Lancaster County could soon have a lot more doctors able to recommend medical marijuana for patients.
This week, dozens of local health care providers took a four-hour University of the Sciences course required to participate in Pennsylvania’s medical marijuana program.
But it remains to be seen whether they go on to register with the Department of Health and join the 12 local doctors — many of them independent practitioners — who are currently participating in the program.
Under Pennsylvania law, every doctor who finishes the process and is approved to recommend medical marijuana for patients is included on a public list. However, inclusion on that list does not mean that doctors are accepting new patients.
Gail Groves Scott, manager of the university’s Substance Use Disorders Institute, said 85 people took the training Saturday. About a third were from Lancaster General Health, and about a third from Hospice & Community Care. The rest were other local clinicians and providers from places like Kennett Square and Harleysville.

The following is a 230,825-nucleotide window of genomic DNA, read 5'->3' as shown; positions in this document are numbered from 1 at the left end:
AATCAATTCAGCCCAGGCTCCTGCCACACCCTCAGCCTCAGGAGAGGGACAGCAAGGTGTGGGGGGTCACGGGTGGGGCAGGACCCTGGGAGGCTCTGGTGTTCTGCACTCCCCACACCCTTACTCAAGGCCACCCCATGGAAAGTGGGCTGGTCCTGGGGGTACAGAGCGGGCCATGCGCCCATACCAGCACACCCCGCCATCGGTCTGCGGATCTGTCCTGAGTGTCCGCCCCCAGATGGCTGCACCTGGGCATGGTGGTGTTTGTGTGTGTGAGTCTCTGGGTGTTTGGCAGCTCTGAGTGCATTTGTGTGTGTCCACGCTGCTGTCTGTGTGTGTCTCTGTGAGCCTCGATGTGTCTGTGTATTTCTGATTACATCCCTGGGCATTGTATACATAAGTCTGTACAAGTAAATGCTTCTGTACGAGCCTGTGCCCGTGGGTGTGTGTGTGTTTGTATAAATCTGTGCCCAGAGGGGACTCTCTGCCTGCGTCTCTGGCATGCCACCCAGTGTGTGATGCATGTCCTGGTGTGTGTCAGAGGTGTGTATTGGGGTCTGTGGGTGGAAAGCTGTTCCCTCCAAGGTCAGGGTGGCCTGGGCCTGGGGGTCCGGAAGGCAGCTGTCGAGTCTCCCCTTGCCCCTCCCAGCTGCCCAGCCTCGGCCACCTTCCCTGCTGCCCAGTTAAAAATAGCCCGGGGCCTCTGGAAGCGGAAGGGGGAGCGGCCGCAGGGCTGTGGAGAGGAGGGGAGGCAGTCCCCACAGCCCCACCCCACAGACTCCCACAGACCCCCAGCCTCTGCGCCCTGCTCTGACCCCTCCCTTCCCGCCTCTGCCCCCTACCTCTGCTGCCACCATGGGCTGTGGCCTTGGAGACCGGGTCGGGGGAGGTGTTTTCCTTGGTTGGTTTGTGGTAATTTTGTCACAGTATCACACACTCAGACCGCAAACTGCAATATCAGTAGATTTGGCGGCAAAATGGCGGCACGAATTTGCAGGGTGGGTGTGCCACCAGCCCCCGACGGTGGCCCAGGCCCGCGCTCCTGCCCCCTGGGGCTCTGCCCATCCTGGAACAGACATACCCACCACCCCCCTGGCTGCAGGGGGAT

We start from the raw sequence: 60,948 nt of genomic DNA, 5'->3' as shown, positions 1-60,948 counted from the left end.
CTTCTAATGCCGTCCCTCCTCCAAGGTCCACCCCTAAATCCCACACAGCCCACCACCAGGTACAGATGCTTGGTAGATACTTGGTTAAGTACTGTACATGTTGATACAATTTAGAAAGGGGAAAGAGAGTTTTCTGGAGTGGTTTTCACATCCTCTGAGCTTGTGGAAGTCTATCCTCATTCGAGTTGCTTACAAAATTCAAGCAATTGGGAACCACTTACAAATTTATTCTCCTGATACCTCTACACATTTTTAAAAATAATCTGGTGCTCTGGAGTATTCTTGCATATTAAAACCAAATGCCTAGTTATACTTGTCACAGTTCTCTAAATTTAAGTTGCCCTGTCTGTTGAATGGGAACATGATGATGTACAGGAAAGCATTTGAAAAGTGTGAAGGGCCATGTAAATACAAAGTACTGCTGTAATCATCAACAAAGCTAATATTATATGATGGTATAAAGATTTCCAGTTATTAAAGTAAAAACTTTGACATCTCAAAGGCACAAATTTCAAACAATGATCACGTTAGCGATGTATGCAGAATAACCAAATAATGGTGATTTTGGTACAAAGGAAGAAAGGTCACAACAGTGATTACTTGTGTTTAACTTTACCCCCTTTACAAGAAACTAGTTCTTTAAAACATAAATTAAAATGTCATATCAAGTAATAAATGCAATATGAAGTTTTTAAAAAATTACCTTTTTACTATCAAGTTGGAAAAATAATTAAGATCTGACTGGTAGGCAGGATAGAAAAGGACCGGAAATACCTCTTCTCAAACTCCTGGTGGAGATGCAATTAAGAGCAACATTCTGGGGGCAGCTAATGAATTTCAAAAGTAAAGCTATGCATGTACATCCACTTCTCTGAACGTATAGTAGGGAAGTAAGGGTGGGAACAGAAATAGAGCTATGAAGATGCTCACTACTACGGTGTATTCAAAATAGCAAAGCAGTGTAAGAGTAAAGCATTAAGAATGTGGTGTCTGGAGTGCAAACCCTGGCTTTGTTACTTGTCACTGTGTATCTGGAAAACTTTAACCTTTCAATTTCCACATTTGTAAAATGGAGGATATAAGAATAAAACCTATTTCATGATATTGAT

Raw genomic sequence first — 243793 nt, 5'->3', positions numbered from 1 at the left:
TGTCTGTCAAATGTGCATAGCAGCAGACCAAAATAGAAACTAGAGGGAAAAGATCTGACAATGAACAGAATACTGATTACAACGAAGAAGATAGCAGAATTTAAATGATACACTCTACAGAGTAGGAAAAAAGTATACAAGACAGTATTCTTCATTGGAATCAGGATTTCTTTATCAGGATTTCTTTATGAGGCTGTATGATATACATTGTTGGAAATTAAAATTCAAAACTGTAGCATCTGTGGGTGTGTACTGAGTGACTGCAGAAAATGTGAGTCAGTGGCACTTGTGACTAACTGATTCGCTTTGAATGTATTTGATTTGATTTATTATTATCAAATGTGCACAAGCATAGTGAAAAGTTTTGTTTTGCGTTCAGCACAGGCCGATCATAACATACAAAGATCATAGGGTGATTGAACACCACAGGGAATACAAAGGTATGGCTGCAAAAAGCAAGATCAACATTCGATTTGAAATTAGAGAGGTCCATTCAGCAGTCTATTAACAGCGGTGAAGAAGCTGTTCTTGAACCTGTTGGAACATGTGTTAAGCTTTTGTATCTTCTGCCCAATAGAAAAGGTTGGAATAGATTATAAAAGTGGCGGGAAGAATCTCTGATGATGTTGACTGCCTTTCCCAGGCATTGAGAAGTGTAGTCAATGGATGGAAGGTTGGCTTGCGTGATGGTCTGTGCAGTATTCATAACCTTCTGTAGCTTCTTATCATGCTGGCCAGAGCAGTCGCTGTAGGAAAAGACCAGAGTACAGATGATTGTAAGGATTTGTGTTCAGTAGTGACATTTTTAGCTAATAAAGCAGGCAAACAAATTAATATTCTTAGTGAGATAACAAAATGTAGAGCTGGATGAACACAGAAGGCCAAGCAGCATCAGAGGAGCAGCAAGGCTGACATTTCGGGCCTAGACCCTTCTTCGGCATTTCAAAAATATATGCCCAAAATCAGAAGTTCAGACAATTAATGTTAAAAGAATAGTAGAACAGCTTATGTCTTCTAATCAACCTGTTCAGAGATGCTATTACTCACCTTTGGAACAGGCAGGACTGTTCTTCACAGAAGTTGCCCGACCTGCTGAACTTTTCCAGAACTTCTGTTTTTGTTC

Hospice sought course
Hospice initiated the request for the course in February, Scott said, and then Lancaster General Hospital agreed to host it so more people could attend.
It was, she said, the first time the the training was offered live on-site at a hospital in Pennsylvania.
Dr. Joan Harrold, vice president of medical services for Hospice & Community Care, said in an email that her organization does have a medical marijuana policy for its hospice and palliative care patients.
They may be certified to receive medical marijuana, she wrote, but only if the evidence base supports it, if they are ongoing patients and if they meet the state requirements, which limit use to people with at least one of 17